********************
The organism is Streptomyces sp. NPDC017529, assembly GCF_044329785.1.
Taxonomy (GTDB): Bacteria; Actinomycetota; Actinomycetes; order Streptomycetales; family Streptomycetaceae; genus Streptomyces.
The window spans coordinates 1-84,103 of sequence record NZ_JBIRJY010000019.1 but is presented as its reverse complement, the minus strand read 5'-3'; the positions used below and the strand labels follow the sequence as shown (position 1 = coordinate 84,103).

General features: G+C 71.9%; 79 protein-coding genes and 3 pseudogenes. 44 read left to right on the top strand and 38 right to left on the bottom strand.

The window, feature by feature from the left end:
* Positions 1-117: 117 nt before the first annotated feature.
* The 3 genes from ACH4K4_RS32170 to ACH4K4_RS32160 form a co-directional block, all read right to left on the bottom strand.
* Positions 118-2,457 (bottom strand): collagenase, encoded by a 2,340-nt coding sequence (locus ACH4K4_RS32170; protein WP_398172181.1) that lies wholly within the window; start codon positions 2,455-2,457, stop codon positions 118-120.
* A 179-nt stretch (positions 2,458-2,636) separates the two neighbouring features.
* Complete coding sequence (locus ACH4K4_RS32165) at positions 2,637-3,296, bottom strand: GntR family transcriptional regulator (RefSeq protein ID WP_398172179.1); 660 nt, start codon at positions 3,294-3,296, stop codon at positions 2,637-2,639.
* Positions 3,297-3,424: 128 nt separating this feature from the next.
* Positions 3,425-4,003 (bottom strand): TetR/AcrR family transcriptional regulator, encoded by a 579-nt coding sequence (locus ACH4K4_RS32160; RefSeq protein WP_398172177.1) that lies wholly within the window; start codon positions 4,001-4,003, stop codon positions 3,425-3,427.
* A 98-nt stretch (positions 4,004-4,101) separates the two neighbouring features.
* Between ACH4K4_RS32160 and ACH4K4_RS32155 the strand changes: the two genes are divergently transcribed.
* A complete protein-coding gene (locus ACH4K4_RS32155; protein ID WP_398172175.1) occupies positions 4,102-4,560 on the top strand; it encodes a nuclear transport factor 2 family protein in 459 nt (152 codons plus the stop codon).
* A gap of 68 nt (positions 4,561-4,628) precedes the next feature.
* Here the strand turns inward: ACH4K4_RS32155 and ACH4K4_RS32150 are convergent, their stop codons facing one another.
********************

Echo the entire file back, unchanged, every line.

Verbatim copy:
The organism is Streptomyces sp. NPDC017529, assembly GCF_044329785.1.
Taxonomy (GTDB): Bacteria; Actinomycetota; Actinomycetes; order Streptomycetales; family Streptomycetaceae; genus Streptomyces.
The window spans coordinates 1-84,103 of sequence record NZ_JBIRJY010000019.1 but is presented as its reverse complement, the minus strand read 5'-3'; the positions used below and the strand labels follow the sequence as shown (position 1 = coordinate 84,103).

General features: G+C 71.9%; 79 protein-coding genes and 3 pseudogenes. 44 read left to right on the top strand and 38 right to left on the bottom strand.

The window, feature by feature from the left end:
* Positions 1-117: 117 nt before the first annotated feature.
* The 3 genes from ACH4K4_RS32170 to ACH4K4_RS32160 form a co-directional block, all read right to left on the bottom strand.
* Positions 118-2,457 (bottom strand): collagenase, encoded by a 2,340-nt coding sequence (locus ACH4K4_RS32170; protein WP_398172181.1) that lies wholly within the window; start codon positions 2,455-2,457, stop codon positions 118-120.
* A 179-nt stretch (positions 2,458-2,636) separates the two neighbouring features.
* Complete coding sequence (locus ACH4K4_RS32165) at positions 2,637-3,296, bottom strand: GntR family transcriptional regulator (RefSeq protein ID WP_398172179.1); 660 nt, start codon at positions 3,294-3,296, stop codon at positions 2,637-2,639.
* Positions 3,297-3,424: 128 nt separating this feature from the next.
* Positions 3,425-4,003 (bottom strand): TetR/AcrR family transcriptional regulator, encoded by a 579-nt coding sequence (locus ACH4K4_RS32160; RefSeq protein WP_398172177.1) that lies wholly within the window; start codon positions 4,001-4,003, stop codon positions 3,425-3,427.
* A 98-nt stretch (positions 4,004-4,101) separates the two neighbouring features.
* Between ACH4K4_RS32160 and ACH4K4_RS32155 the strand changes: the two genes are divergently transcribed.
* A complete protein-coding gene (locus ACH4K4_RS32155; protein ID WP_398172175.1) occupies positions 4,102-4,560 on the top strand; it encodes a nuclear transport factor 2 family protein in 459 nt (152 codons plus the stop codon).
* A gap of 68 nt (positions 4,561-4,628) precedes the next feature.
* Here the strand turns inward: ACH4K4_RS32155 and ACH4K4_RS32150 are convergent, their stop codons facing one another.